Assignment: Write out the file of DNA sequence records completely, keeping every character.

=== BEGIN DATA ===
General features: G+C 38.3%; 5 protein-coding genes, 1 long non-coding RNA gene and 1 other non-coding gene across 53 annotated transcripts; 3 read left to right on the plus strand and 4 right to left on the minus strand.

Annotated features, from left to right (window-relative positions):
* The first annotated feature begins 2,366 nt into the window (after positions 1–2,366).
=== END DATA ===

General features: G+C 38.3%; 5 protein-coding genes, 1 long non-coding RNA gene and 1 other non-coding gene across 53 annotated transcripts; 3 read left to right on the plus strand and 4 right to left on the minus strand.

Annotated features, from left to right (window-relative positions):
* The first annotated feature begins 2,366 nt into the window (after positions 1–2,366).